Titanic Maiden Voyage

Titanic image courtesy of the National Museums Northern Ireland Collection


Transatlantic liners were so-called because they made a “line voyage” between points A and B.  Titanic sailed from Southampton on April 10th, 1912, but called at Cherbourg in France and Queenstown (now Cobh) in Ireland to take on more passengers. She then began her maiden voyage proper across the Atlantic towards New York.
 

Floating Towns- The Maiden Voyage of RMS Titanic

Such ships had been compared to floating towns, so preparations for departure were elaborate and painstaking, especially for a maiden voyage. Final provisions and crane-loads of luggage were put on board. Then came  the arrival of hundreds of crew members – including officers, firemen, stewards, chefs, nurses, orchestra members, lift-boys, barbers,  bakers, window-cleaners and seamen (some crewmen were late and luckily for them were prohibited from coming on board. ) There was also a special focus of activity. Thomas Andrews, who had embarked at 6.30 a.m. on the day of departure, moved around the ship for six hours, inspecting and taking notes before giving the ship a clean bill of health.
 

Titanic in Southampton,  from the National Museums Northern Ireland CollectionNationalities on Board

In Southampton, Andrews had stayed in the South-Western hotel, like many passengers who had converged on the port of departure in boat trains. Passengers and crew streamed up the gangplank while the ship’s siren issued warnings that soon anchors would be raised. On board was what has been called “all the world in little”.  Most of the three hundred-odd passengers in first-class cabins were American, whilst many of those in second class were British. 
 

Rich and Poor Onboard the Titanic
 

But the thousand or so steerage passengers, especially after the brief moorings in Cherbourg and Queenstown, were a medley of nationalities, and most of those embarking had one-way tickets to the New World. They included Germans, Italians, Greeks, Armenians, Scandinavians, English, Poles and Irish. But it is the names of the American rich and powerful in first class we remember – Astor, Guggenheim, Straus, Widener, Butt, Dodge, Ryerson. For these people, first class was a kind of reunion. Travel on the maiden voyage of a great liner was one of life’s bonus pleasures.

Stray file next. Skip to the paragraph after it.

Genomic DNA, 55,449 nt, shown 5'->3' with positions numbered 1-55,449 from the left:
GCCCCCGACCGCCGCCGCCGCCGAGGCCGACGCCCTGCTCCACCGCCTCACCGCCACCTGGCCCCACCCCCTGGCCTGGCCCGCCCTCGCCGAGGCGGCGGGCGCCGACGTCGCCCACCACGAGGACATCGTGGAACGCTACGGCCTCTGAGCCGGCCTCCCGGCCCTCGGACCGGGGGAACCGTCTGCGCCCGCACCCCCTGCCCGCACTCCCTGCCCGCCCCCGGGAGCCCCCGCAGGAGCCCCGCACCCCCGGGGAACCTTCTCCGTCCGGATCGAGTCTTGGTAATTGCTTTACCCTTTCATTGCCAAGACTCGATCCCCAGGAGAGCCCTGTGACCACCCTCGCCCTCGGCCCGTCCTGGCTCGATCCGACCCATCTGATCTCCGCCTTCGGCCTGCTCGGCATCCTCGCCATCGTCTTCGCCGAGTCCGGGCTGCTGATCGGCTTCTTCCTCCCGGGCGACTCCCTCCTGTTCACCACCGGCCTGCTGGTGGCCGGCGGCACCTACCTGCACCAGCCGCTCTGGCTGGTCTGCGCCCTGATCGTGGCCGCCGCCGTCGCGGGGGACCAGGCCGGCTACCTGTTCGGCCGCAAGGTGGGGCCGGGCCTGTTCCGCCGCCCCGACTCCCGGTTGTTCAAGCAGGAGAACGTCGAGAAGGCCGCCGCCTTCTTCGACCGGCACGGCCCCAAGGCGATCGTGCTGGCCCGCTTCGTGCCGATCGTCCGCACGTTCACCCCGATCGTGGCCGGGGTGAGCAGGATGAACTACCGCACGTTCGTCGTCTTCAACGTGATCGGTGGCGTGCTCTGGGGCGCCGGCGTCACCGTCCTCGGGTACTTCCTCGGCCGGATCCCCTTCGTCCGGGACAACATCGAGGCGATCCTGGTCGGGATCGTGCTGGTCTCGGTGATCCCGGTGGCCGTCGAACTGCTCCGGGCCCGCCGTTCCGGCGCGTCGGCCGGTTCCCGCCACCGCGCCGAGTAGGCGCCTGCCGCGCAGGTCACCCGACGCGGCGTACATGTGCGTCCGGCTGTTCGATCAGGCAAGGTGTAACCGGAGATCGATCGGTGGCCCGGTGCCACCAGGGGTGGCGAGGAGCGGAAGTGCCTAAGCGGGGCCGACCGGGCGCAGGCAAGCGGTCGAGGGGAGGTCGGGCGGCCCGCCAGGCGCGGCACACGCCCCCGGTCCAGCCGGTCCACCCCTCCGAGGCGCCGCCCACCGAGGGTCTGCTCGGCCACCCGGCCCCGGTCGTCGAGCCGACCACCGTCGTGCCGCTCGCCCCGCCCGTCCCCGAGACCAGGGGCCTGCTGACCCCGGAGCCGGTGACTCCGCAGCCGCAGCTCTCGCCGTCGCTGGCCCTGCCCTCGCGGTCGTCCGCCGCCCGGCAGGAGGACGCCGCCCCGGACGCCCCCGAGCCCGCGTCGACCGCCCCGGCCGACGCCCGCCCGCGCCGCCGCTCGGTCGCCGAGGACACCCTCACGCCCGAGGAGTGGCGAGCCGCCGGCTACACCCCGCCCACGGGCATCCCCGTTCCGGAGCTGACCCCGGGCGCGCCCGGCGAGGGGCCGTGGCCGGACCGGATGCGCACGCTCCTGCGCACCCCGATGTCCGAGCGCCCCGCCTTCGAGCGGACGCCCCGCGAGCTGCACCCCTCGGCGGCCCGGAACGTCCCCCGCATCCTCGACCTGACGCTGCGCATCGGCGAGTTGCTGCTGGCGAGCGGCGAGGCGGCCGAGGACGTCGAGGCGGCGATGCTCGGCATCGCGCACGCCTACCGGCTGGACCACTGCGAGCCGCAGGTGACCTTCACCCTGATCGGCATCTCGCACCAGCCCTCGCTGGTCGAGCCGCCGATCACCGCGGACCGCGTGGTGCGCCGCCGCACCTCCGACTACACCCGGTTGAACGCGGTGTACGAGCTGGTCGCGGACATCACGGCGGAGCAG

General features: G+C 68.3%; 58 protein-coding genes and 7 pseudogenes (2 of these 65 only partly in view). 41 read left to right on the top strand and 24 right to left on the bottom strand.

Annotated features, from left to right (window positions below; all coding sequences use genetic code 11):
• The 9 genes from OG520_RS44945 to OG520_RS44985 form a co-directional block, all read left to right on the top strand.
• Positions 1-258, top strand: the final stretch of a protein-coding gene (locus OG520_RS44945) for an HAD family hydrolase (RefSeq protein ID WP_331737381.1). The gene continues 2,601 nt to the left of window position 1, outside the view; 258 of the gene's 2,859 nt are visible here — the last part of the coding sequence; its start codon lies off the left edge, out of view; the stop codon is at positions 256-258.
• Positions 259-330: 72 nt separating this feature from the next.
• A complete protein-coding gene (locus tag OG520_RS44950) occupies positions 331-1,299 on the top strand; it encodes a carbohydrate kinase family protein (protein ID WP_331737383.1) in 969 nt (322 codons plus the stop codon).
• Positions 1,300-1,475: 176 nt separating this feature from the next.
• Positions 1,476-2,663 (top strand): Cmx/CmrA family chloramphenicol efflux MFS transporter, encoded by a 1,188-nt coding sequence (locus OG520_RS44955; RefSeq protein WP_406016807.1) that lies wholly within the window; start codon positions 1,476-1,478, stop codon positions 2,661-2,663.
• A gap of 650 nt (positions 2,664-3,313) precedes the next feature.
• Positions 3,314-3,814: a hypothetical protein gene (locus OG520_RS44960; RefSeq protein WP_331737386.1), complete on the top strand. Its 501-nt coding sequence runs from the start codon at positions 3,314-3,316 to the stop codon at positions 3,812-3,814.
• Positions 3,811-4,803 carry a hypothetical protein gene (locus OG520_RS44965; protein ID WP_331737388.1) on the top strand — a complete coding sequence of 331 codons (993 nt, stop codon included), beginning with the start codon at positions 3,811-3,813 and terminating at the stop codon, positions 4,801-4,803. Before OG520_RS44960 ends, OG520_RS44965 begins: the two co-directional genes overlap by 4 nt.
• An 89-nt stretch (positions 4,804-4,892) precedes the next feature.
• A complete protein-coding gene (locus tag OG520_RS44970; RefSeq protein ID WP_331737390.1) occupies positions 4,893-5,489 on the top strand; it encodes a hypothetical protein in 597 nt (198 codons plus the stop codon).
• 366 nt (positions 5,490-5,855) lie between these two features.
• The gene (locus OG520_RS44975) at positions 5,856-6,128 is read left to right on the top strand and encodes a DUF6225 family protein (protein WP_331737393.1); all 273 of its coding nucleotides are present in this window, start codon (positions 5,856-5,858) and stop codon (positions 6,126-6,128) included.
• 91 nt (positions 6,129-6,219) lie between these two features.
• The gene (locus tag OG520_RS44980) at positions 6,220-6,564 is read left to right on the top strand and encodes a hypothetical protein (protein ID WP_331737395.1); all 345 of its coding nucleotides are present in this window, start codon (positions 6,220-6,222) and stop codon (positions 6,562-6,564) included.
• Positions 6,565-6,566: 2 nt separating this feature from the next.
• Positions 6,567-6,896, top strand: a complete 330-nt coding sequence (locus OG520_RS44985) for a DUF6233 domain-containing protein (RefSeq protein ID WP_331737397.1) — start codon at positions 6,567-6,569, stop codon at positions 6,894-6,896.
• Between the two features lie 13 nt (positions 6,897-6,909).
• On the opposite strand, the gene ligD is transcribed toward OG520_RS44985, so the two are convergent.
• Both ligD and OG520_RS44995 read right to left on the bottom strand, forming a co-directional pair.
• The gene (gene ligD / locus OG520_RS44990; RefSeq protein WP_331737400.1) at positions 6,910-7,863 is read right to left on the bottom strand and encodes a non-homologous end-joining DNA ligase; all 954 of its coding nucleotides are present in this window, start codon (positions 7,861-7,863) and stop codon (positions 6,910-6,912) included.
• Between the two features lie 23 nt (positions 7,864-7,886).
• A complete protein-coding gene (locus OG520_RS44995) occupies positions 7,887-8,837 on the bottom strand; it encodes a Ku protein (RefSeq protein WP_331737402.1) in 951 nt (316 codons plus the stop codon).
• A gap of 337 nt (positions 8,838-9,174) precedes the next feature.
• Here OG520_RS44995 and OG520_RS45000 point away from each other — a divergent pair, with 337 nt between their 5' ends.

Watch our video ‘Titanic’s Last Stop- Cobh’- click here for video
 

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User Comments 15

I fill sorry for the people that died on the ship
jaszyinm 19 September 2012
great loss of live from Titanic,Thought us never overconfidence
KUMAR VED MITRA 06 August 2012
Titanic was really massive but lots of expectations are very dangerous sometimes
KUMAR VED MITRA 06 August 2012
i love this story
lizzy 09 May 2012
What was the proposed schedule from Southampton to New York? I have found many timelines but I cannot find a schedule for the actual journey anywhere.
Catherine 06 May 2012
wish all those people could have been saved. to many perished.
garrett 05 May 2012
what is the real story of titanic ??
missy 03 April 2012
We are performing Titanic the Musical at Theatre Severn in Shrewsbury, Shropshire from 14 - 17th March to commemorate the sinking of this great ship. I am playing Eleanor Widener and my husband is playing George Widener.
It is an absolute privilege to be part of this great story and if you haven't seen this show before, (or even if you have) do come along for a memorable insight into what actually happened.
The music is wonderful and you will definitely need your tissues. We have about 7 children and about 5 dogs as well as adult actors with a full cast of 79.
You do not want to miss this opportunity to see this fantastic show.
Ring the theatre for tickets on 01743 281281
Carol 13 February 2012
I also wish that the Titanic got to New York. The captain blamed himself and it wasn't even his fault, how unfair is that?
bella 01 December 2011
I'm learning about the Titanic and I think there are some interesting facts on it, about how it sunk and how many survived.
chelsey 19 June 2011
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